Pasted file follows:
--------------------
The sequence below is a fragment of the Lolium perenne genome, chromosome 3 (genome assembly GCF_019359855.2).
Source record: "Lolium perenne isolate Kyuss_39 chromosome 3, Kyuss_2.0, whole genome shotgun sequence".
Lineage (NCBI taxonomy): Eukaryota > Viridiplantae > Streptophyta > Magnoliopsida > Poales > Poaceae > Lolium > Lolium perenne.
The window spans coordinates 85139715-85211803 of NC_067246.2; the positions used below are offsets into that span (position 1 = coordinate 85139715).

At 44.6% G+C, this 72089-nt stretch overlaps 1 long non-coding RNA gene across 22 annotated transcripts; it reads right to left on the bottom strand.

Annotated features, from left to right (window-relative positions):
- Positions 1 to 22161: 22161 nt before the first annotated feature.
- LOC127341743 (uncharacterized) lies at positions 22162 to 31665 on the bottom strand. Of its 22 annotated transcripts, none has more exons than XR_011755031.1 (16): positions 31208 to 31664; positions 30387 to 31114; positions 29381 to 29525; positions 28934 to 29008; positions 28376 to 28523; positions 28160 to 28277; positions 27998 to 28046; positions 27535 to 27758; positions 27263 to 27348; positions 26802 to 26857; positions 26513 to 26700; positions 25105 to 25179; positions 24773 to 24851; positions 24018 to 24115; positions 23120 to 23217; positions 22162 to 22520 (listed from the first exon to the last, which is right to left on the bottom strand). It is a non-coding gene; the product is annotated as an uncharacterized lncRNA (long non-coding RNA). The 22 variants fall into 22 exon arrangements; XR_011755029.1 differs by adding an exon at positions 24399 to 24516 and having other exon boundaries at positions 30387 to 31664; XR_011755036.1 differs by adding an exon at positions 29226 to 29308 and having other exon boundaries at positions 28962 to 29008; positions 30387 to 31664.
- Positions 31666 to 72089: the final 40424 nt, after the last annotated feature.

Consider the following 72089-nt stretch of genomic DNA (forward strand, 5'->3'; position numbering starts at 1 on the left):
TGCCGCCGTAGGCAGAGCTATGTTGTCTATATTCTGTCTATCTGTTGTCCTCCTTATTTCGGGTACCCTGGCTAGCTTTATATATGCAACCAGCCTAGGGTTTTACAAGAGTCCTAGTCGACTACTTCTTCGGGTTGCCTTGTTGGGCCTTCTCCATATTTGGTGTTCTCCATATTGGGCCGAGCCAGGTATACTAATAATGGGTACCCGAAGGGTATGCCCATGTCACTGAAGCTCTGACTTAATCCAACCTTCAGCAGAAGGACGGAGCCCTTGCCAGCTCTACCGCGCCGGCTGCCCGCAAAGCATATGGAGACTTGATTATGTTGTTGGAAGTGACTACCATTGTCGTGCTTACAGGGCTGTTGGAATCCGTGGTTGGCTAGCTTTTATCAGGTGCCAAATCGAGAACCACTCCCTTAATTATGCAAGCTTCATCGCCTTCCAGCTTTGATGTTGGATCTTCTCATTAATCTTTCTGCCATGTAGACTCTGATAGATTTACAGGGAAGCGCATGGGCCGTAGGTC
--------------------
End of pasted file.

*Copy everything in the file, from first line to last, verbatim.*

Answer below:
The sequence below is a fragment of the Lolium perenne genome, chromosome 3 (genome assembly GCF_019359855.2).
Source record: "Lolium perenne isolate Kyuss_39 chromosome 3, Kyuss_2.0, whole genome shotgun sequence".
Lineage (NCBI taxonomy): Eukaryota > Viridiplantae > Streptophyta > Magnoliopsida > Poales > Poaceae > Lolium > Lolium perenne.
The window spans coordinates 85139715-85211803 of NC_067246.2; the positions used below are offsets into that span (position 1 = coordinate 85139715).

At 44.6% G+C, this 72089-nt stretch overlaps 1 long non-coding RNA gene across 22 annotated transcripts; it reads right to left on the bottom strand.

Annotated features, from left to right (window-relative positions):
- Positions 1 to 22161: 22161 nt before the first annotated feature.
- LOC127341743 (uncharacterized) lies at positions 22162 to 31665 on the bottom strand. Of its 22 annotated transcripts, none has more exons than XR_011755031.1 (16): positions 31208 to 31664; positions 30387 to 31114; positions 29381 to 29525; positions 28934 to 29008; positions 28376 to 28523; positions 28160 to 28277; positions 27998 to 28046; positions 27535 to 27758; positions 27263 to 27348; positions 26802 to 26857; positions 26513 to 26700; positions 25105 to 25179; positions 24773 to 24851; positions 24018 to 24115; positions 23120 to 23217; positions 22162 to 22520 (listed from the first exon to the last, which is right to left on the bottom strand). It is a non-coding gene; the product is annotated as an uncharacterized lncRNA (long non-coding RNA). The 22 variants fall into 22 exon arrangements; XR_011755029.1 differs by adding an exon at positions 24399 to 24516 and having other exon boundaries at positions 30387 to 31664; XR_011755036.1 differs by adding an exon at positions 29226 to 29308 and having other exon boundaries at positions 28962 to 29008; positions 30387 to 31664.
- Positions 31666 to 72089: the final 40424 nt, after the last annotated feature.

Consider the following 72089-nt stretch of genomic DNA (forward strand, 5'->3'; position numbering starts at 1 on the left):
TGCCGCCGTAGGCAGAGCTATGTTGTCTATATTCTGTCTATCTGTTGTCCTCCTTATTTCGGGTACCCTGGCTAGCTTTATATATGCAACCAGCCTAGGGTTTTACAAGAGTCCTAGTCGACTACTTCTTCGGGTTGCCTTGTTGGGCCTTCTCCATATTTGGTGTTCTCCATATTGGGCCGAGCCAGGTATACTAATAATGGGTACCCGAAGGGTATGCCCATGTCACTGAAGCTCTGACTTAATCCAACCTTCAGCAGAAGGACGGAGCCCTTGCCAGCTCTACCGCGCCGGCTGCCCGCAAAGCATATGGAGACTTGATTATGTTGTTGGAAGTGACTACCATTGTCGTGCTTACAGGGCTGTTGGAATCCGTGGTTGGCTAGCTTTTATCAGGTGCCAAATCGAGAACCACTCCCTTAATTATGCAAGCTTCATCGCCTTCCAGCTTTGATGTTGGATCTTCTCATTAATCTTTCTGCCATGTAGACTCTGATAGATTTACAGGGAAGCGCATGGGCCGTAGGTC